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Posted by on Feb 21, 2022 in Retirement Humour |

Living Retired — ‘Strike While The Iron Is Hot’

Living Retired — ‘Strike While The Iron Is Hot’

Living Retired – ‘Strike While The Iron Is Hot’

By Gary Chalk.

We had a pressing issue at our house last week. The iron died.

Before Jan could say “Gary, you better slip into your no-iron, relax-fit, wrinkle-free blue jeans and go buy a new iron,” I was out the door.

Driving to the store Jan called. “Gary, I want to be sure you understood me. You’re going to a department store for a new iron for clothes, not to Golf Town for an iron for golfing, right?”

There are so many irons to choose between that I considered it may be easier to replace my entire wardrobe with ‘Hang To Dry’ clothing. I was confused because some irons promote ‘steam features,’ while others talk about ‘water features.’

Steam features include ‘Smart Steam Dial, ‘Even Steam Soleplate Design, ‘Advanced Steam’ – hey its boiled water! – and ‘Vertical Steaming’ which works well on drapes and curtains; not so much on men’s dress shirts. I tried ‘Vertical Steaming’ many years ago before it was a was a thing: I was in a hurry, so I ironed a dress shirt while wearing it! This was my introduction to multi-tasking – and an urgent care centre.

The water features are what convinced me. The iron I bought has ‘Smart Steam Technology,’ Burst of Steam Technology,’ and ‘Spray Mist.’ I am wet behind the ears, so I fell for an iron that promoted, ‘Ironing Made Easy.’ The box also said, ‘#1 Brand In Irons’ so I figured they had worked out the wrinkles.

The new iron comes with a 36-page manual that begins with ‘Using Your Iron: plug the iron into an outlet.’ Just saying…

The manual even invited consumers to submit photographs of them ironing to be posted online.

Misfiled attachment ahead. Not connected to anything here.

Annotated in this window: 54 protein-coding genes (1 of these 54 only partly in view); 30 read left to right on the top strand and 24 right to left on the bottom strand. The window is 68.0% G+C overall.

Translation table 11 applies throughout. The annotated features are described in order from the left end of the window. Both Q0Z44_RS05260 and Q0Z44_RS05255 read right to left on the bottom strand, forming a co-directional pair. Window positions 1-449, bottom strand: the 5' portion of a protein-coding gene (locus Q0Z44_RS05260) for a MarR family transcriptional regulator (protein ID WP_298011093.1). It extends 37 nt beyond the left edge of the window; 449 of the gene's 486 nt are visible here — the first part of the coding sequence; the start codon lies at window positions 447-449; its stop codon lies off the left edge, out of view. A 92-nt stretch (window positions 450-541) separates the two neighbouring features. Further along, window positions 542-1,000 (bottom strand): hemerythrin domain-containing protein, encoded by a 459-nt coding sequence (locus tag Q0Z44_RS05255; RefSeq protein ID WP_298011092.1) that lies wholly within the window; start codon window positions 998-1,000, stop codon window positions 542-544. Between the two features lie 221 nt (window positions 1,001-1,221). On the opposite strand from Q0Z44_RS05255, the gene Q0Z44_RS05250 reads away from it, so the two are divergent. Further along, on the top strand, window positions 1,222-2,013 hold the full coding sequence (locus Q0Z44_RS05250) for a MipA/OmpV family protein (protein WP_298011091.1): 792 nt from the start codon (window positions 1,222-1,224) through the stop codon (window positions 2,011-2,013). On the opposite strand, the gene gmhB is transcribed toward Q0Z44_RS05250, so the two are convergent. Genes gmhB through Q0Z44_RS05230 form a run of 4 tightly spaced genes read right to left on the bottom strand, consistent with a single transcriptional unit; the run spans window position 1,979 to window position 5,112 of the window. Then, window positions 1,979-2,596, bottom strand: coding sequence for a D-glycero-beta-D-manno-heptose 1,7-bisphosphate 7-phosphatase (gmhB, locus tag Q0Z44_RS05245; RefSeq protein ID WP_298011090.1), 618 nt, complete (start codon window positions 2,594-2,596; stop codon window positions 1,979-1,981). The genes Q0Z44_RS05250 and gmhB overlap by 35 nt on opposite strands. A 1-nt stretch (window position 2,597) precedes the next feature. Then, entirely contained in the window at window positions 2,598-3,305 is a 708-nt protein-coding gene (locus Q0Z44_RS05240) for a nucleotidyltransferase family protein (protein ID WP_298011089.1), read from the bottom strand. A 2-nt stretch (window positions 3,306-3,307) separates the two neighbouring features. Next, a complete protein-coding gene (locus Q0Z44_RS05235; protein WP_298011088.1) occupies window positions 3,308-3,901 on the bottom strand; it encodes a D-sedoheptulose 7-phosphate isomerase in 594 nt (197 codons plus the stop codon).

“Jan, can you snap a photo of me ironing?”

“Gary, a photograph of you standing at the ironing board in your underwear with a Bud Lite is not going to happen.”

Likewise, you will not see a photograph of Jan ironing. This is because she sets up the ironing board in front of the television, pours a glass of wine, and turns on Netflix. The ironing lasts as long as it takes to binge-watch ‘The Witcher’ and binge-drink Kim Crawford New Zealand sauvignon blanc.

The manual also had this tip: ‘Putting your clothes on right after ironing can actually create wrinkles. Always allow your clothing to cool after wearing.’ This reminded me of the time we drove to a summer party two hours away. The heat and humidity were oppressive, so instead of arriving in wrinkled pants, I hung my fresh-pressed slacks in the backseat and drove wearing a pair of cut-offs. “Jan, shortly before we arrive I will find a gas station rest room and change.” That was the plan.

We got caught in traffic. There was no nearby gas station.

“No problem Jan, I will pull into this plaza and very discreetly change into my pants right here in the car; and ‘Bob’s your uncle.’”

Do you know how much space you need to change your pants while you are slung back laying horizontal in the drivers seat? Yanking off my shoes and pulling down my shorts turned out to be the work of a double-jointed circus contortionist! Pulling on the long pants was, well, a chore.

“Gary, you better hurray a woman pushing a baby stroller is getting close.”

I was writhing and grunting. I did not need more pressure. That is when it happened. “*#@%^*!!!” I whacked my knee on the steering wheel!

“Jan, I need a bandage!”

“Gary, this is bizarre! How did I let you talk me into this hairbrained cockamamie of yours in the first place?”

It was not a pretty picture: we are in our car, my pants are down at my ankles, my knee is bleeding; and Jan’s got her knickers in a knot.

Now you know why Jan wears the pants in our family. Just saying.


‘Living Retired is written by humour columnist Gary Chalk.

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